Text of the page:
Would you spear this pretty critter?
In the Indo Pacific, the lionfish is an instantly recognisable, photogenic fish with petal-like fins moving in slow suspension, often with a wreck in backdrop. In the US/Carib, it is a serious pest that can decimate the local fish population by up to 80% in a short time. In the Indo Pacific, other fish have learned to avoid them and they also have natural predators, particularly large groupers. In the Atlantic Ocean, native fish have never seen them before and have no recognition of danger.
I had known that lionfish was a pest in the US/Carib, but never appreciated the ....well…vitriol…. associated with the lionfish in that part of the world.
I tamper my visceral reaction to conservation diving involving the killing of beautiful things by analogising it with the harvesting of crown of thorns. A necessary culling taken very seriously in that part of the world. There is an informative video on Youtube on what volunteers can do with reef.org on the lionfish invasion – netting, dissection, tagging. Reef.org's website description of lionfish derbies:
"A lionfish derby is a team competition to collect as many lionfish as possible. Teams have between dawn-to-dusk and can use a variety of capture methods while either SCUBA diving, free diving, or snorkeling. Prizes will be awarded to the teams with the most, biggest, and smallest lionfish caught.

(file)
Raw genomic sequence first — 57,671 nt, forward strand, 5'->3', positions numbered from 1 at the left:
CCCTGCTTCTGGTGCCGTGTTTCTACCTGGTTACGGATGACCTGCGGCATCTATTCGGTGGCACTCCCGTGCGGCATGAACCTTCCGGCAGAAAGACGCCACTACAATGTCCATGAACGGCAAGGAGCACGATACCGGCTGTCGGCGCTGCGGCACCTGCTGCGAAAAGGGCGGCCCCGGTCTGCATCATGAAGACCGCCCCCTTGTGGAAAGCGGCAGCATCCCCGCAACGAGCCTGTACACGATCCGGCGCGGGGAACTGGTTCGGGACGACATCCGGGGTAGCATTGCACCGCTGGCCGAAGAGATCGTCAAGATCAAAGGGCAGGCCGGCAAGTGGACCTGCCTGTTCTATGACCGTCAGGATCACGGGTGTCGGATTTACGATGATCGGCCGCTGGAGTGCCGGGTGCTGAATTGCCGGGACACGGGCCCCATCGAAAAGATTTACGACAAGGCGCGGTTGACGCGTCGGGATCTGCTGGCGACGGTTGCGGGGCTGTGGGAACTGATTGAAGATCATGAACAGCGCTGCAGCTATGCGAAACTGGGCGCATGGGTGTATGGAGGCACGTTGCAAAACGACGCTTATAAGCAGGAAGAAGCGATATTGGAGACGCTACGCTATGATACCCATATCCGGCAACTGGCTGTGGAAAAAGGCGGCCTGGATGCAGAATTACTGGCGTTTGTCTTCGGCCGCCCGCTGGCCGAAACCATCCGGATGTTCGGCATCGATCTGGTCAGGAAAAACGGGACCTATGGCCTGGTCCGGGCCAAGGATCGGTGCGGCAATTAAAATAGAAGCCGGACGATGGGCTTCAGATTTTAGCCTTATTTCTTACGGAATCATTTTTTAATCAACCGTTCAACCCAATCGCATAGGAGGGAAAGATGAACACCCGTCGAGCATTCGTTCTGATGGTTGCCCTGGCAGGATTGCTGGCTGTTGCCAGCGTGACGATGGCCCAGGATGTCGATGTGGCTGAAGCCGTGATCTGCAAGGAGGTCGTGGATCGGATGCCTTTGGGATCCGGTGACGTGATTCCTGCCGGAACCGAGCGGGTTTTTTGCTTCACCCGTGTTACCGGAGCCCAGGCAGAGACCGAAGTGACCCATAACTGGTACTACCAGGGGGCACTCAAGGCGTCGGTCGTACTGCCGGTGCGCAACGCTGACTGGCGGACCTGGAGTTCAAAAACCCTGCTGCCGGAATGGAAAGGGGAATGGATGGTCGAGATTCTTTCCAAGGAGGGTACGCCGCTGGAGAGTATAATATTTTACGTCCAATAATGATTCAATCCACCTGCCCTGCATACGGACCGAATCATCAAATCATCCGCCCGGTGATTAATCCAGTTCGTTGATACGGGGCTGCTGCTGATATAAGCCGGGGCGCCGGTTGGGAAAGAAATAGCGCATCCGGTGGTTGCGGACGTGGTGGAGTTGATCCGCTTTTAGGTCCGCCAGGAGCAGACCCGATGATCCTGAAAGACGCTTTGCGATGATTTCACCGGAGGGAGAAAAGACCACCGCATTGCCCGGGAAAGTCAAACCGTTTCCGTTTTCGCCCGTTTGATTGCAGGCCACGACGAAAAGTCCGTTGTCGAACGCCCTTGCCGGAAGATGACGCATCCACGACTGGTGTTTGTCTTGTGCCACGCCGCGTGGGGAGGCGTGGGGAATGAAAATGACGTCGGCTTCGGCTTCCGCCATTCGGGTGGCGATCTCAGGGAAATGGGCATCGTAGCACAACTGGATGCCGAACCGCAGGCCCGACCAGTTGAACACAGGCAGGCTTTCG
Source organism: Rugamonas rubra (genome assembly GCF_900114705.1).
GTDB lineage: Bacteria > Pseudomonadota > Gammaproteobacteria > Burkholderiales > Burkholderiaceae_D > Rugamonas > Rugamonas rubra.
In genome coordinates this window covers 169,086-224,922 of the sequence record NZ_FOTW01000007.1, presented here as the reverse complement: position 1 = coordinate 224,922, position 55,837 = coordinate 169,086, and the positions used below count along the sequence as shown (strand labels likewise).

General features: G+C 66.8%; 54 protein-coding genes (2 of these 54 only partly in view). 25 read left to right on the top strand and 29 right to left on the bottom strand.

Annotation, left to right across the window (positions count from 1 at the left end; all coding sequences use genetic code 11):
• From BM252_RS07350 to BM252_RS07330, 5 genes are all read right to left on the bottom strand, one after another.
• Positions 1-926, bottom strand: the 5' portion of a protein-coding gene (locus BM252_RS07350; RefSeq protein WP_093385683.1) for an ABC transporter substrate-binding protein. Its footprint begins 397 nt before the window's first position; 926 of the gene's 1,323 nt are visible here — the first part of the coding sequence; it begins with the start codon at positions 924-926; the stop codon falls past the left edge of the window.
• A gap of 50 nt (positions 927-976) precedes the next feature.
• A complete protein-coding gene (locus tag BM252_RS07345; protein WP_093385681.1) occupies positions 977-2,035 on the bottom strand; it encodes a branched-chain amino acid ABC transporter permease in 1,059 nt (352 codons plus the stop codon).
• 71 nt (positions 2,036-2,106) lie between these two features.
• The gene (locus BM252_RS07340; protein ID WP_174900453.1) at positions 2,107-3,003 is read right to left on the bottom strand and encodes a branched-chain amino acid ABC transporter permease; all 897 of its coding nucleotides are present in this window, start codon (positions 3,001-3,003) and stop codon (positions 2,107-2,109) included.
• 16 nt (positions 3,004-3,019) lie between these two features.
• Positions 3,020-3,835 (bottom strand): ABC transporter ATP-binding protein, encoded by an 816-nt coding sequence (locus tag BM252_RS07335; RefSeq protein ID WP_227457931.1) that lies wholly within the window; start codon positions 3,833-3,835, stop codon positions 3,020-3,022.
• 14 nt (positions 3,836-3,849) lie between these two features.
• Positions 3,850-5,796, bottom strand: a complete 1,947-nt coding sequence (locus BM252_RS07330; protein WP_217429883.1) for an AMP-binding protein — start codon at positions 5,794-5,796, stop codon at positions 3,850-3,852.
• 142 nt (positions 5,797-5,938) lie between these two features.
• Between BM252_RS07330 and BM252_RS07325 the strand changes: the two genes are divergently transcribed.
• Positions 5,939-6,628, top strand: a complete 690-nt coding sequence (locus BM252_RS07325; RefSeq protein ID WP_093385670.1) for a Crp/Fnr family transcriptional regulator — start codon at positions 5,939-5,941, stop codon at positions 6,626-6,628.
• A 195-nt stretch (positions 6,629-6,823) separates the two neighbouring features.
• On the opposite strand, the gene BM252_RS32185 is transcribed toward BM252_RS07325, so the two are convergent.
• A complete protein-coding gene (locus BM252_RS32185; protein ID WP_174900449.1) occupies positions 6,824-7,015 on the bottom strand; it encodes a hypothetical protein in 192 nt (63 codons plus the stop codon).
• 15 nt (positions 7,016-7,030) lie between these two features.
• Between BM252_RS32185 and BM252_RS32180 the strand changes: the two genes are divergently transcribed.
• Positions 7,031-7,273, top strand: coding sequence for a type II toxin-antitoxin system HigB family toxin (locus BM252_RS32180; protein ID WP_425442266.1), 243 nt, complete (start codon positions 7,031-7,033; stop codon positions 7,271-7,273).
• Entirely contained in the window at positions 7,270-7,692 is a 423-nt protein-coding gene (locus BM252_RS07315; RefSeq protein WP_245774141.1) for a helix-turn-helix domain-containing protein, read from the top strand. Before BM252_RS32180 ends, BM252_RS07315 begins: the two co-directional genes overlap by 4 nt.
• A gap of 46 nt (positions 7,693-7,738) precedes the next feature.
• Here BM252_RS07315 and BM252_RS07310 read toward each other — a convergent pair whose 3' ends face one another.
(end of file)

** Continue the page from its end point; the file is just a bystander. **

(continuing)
Derbies are important venues for invasive species outreach and education. Teams and spectators can learn how to properly handle venemous lionfish and why they are detrimental to ocean ecosystems, as well as taste several delicious recipes. They also draw media attention to the Atlantic lionfish invasion and help promote the possible development of a commercial lionfish market. These benefits all supplement the main goal of removing large numbers of lionfish from our delicate reefs."
Get the T-shirt, get the video, check out the Acuspear…..At DEMA, there is a healthy trade going in accessorising lionfish defenders:
There are various ways to cull the lionfish. Spearing is a common way. The Acuspear stand at DEMA does a demo: bow and arrow principle.
See it to believe it. My Venezuelan dive buddy, Fernando, shares these photos of volunteers in action capturing lionfish with something looking similar to an Acuspear.
Apres dive, what do you do with the lionfish? The reef.org website mentions delicious recipes. Fernando shares some with us:
Before you come to any judgement of right or wrong, listen to Fernando's heartfelt message:
"On the coast of Venezuela are making a very strong damage to the coral eco system, I helped the University of Carabobo in the environmental impact study reef systems, I can contact these researchers to help us to spread the [news of] problem we have with this little fish that is mutated in up to 50 cm size or as they hunt in groups of up to 15 individuals and lives from 1 meter to 300 meters deep, the fish also has no natural predator in all this area and its great voracity makes this at the top of the food chain. The major impact on reefs is creating is invaluable and is not taking appropriate measures to combat this problem. I have many pictures so I'm going to send you to put the best in your article......I'd like to report this problem we have in Venezuela and throughout the Caribbean."
Fernando is a fabulous photographer too. Thank you Fernando for your photos.